WIPOTEC-OCS introduced a new and compact model of its X-ray inspection scanner during IPPE. The company has headquarters in Georgia and is part of the Germany-based WIPOTEC group.
We spoke to Matthias Kleine, director of sales, food industry, WIPOTEC-OCS to hear more about how the company is addressing feed safety.
WIPOTEC-OCS has established a range of precision weighing and scanning machines that use electromagnetic force restoration (EMFR) to work while a product is in motion, said Kleine. The equipment can be used to weigh or scan a range of products and in amounts varying from pharmaceutical sizes to bagged feeds and pet food.
“We have case weighers, as well, and a heavy-duty pusher if it’s a big case of animal feed that weighs like 50-70lbs,” he told us. “We’re customer-focused and application-focused – we want to see the product, see the dimensions – the piece is permanent and then we build the product around the customer’s product at the end of the day.
“We don’t have off-the-shelf equipment,” he added. “It’s all engineered and designed by us.”
The systems can store details and specifications to check multiple products or recipes depending on which is selected during its operation, he said. “It makes it really convenient – for the most part the operators just have to select the recipe, hit the start button and [it] runs.”
Feed safety and product analysis
The assessment equipment can check the weight of an enclosed product such as bagged feed, said Kleine. It can remove products that are too heavy or light from the production process.
“If it’s too light and if it is food or animal feed … there could be customer complaints,” he said. “Overfilling a little bit then consumers get free food – at the end of the day, what I see is if it’s overfilled it is considered a good product and it continues, if it’s under-filled they pull the bags from production.”
On the feed safety side, in addition to checking product weight, the systems can X-ray or scan feed products for metal, he said. The metal detection system can be used to look for metal particulates including ferrous, non-ferrous and stainless-steel pieces.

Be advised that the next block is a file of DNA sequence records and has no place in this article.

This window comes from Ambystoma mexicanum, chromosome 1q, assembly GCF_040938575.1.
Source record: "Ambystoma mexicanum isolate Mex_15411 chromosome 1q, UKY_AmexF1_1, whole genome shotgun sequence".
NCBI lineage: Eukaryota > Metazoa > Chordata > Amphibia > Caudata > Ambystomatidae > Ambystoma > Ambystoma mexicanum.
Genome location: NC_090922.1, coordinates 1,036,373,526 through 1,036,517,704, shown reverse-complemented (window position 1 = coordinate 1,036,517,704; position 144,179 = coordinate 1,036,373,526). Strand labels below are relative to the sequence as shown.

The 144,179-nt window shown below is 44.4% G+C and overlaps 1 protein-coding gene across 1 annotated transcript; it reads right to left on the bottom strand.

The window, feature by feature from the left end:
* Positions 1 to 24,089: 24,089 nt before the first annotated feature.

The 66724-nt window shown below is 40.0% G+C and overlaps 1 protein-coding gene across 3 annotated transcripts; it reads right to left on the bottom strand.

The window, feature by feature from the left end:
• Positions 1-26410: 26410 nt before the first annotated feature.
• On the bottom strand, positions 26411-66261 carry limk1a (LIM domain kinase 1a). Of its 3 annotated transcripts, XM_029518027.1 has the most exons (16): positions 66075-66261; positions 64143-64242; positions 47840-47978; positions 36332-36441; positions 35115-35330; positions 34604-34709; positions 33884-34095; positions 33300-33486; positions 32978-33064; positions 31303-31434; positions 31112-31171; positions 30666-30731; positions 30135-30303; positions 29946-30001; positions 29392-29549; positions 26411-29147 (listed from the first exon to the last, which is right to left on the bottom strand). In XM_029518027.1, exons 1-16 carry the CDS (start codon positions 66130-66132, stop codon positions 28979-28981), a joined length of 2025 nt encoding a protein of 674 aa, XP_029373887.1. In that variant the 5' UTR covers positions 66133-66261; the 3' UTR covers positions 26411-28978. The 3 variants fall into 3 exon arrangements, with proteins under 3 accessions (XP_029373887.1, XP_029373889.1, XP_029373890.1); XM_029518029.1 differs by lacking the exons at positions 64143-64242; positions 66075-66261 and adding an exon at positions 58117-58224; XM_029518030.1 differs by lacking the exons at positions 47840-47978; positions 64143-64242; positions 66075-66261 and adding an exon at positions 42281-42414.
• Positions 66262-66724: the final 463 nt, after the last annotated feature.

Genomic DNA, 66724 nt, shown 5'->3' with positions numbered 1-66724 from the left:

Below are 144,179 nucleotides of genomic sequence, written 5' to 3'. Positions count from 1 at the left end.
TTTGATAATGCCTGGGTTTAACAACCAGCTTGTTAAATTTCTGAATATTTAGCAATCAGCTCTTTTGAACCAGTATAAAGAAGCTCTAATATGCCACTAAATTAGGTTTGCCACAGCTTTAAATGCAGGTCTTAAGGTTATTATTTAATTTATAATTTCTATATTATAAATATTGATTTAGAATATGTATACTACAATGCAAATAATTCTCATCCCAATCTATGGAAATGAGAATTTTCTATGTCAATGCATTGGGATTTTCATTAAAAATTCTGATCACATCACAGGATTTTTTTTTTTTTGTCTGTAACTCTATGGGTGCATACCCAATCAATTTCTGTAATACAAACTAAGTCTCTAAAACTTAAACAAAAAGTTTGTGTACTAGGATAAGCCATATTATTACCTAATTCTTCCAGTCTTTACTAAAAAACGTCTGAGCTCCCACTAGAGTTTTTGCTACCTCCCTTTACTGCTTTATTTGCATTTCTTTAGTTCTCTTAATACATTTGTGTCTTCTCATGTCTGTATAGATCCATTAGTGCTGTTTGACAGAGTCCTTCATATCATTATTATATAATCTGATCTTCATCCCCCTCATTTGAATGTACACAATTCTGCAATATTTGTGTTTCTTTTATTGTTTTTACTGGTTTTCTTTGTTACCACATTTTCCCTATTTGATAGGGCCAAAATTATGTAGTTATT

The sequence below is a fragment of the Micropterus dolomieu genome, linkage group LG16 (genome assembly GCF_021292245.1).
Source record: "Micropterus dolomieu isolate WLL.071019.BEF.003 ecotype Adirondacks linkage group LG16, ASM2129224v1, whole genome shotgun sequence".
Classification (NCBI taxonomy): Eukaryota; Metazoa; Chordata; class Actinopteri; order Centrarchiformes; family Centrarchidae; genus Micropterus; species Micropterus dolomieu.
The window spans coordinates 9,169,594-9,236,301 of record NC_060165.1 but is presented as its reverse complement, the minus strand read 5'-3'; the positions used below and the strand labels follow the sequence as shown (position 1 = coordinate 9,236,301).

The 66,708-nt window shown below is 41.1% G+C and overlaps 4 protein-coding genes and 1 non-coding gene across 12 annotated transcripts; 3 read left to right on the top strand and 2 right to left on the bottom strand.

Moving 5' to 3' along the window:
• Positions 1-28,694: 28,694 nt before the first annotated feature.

However, the X-ray scan can be used to find a wider range of potential feed safety issues including contaminants like glass, he said. “This is for bulk flow or unpackaged meat or animal feed on the conveyer,” he added.
“When you come to X-ray you’re looking for differences in density – the rule of thumb is whatever floats in water is not detectable by an X-ray machine,” said Kleine. “Wood floats, it’s very light, it’s not very dense, but you can see the piece of wood on the X-ray screen, but the machine won’t detect it – it’s looking for something that would be more dense than animal feed.”
Currently, WIPOTEC is working on developing a machine that is more skilled at detecting thin pieces of bone – like those from chicken or fish, he said. Chicken bones can have higher amounts of water and cartilage when birds are processed, compared to other species, which makes them harder to find.
If the development process proceeds as anticipated, the new technology is set to be introduced by the end of the year, he said. “Then we’ll have a solution to find chicken bones,” he added.
“At the end of the day, we’re looking for 100% consumer safety,” he said. “That’s why we’re working on the [new] technology to find more things that shouldn’t be in animal feed or food in general.”